The duty of the state is to ensure that wellbeing of people and the environment are always prioritised before the profits of a handful—and the AI industry should be no exception.
by Daniel Desira
Collage: Isles of the Left
The government’s initiative to give Artificial Intelligence (AI) and robotics their due consideration is an ambitious move, since these developments could be potentially beneficial to the contemporary society, while creating a new economic sector. However, the public response to the recent announcement of the prospect of ‘robot citizens’ reveals the lack of understanding of the digital industry’s most fundamental concepts and definitions—a hardly surprising reaction since the Maltese public was not consulted about this new (and bizarre) development and neither were AI and blockchain a topic of any major public debates.
As a #AIEthicsMT open letter to Junior Minister for Financial Services, Digital Economy & Innovation Silvio Schembri underlined, “the Maltese public deserves policy-making that is designed to tackle pertinent problems and that offers sensible, socially-beneficial solutions”. Thus, it is essential to discuss what outcomes Malta’s affair with AI is about to bring to our society.
Artificial Intelligence in a Nutshell
Artificial Intelligence is a broad term. In most cases, AI refers to Narrow Intelligence—a machine’s ability to perform specific tasks and not to human-like cognitive capabilities (or Artificial General Intelligence), which still remains a hope and a dream of futurists and AI engineers.
In its daily use, AI refers to a pool of emerging technologies which allow machines to carry out tasks with a degree of autonomy by mimicking some of human abilities, such as facial and voice recognition. This functionality is achieved through machine learning—a method of training the machine to identify and classify specific objects, such as, for example, cars or numbers. The methodology resembles a process of teaching children by showing multiple different pictures and assigning a category to an image. Narrow AI is incorporated in robotics and is being tested for applications like self-driving cars. It is also responsible for road traffic monitoring in numerous municipalities around the world.
Machine-learning methods require a vast quantity of examples upon which machines can be trained. In most cases, these examples come from our online activities.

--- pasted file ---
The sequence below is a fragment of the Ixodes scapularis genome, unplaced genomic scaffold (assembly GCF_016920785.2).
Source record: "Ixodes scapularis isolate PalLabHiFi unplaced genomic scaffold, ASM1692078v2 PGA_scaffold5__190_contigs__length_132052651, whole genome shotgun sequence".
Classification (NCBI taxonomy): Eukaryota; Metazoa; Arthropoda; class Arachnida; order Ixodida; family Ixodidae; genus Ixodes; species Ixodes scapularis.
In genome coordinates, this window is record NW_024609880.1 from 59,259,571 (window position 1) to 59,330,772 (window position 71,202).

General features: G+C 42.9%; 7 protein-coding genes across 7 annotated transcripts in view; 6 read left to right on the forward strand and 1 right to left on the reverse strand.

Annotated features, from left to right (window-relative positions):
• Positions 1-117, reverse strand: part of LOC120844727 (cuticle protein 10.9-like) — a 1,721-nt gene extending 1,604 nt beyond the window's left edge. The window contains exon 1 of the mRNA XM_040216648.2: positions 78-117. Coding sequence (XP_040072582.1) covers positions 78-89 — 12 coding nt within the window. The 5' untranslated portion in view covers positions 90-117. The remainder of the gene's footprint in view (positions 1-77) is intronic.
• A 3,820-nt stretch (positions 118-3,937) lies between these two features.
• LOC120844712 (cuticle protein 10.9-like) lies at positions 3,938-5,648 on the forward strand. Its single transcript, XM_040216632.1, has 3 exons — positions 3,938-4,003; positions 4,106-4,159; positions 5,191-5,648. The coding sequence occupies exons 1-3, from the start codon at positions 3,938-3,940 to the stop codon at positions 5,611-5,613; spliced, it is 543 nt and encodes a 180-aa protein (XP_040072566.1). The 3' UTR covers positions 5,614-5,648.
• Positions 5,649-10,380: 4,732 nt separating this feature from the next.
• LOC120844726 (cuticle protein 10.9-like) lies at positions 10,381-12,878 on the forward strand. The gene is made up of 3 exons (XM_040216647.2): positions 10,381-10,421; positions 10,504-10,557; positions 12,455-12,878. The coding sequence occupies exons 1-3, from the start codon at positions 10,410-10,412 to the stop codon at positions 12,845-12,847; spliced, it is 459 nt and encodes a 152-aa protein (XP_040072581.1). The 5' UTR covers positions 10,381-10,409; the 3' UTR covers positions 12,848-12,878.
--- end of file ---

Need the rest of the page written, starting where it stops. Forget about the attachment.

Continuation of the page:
The machine-learning methods require a vast quantity of examples upon which machines can be trained. In most cases, these examples come from our online activities—content we generate on social networks, platforms like Google or via our interactions with smartphone apps. This volume of information is also dubbed as Big Data. Prior to be used for the purpose of machine learning, raw information is refined—standardized, tagged and categorized—by workers of microwork platforms, located mainly in developing countries, for minimal remuneration.
The digital platforms store and analyse the information on our activities in order to come up with more accurate predictions of our consumer preferences and thus develop web services that are more appealing to customers. Examples include Facebook’s newsfeed ranking system. It decides which posts should feature on our newsfeed depending on the content we shared, users we interacted with in the past, as well as the number and kind of reactions a particular post has received. Events suggestions or advertising on social networks is powered by the same mechanism which analyses our preferences based on our digital footprint.
In this light, blockchain technology that enables peer-to-peer transactions and data sharing could be a game changer. It could allow data sharing to be executed in a more secure, privacy-respecting manner, and while catering for communal needs. On the other hand, depending on the purpose of data collection (especially if administered by corporate players), blockchain might further abet private interests and facilitate harmful and unethical practices such as surveillance of minorities or denying welfare benefits to vulnerable groups.
The Challenges the AI Poses to Our Society
The conversation about the future of the AI technology and Malta’s relationship with it should necessarily be more focused on how it will affect the people on the ground and how these challenges are to be addressed.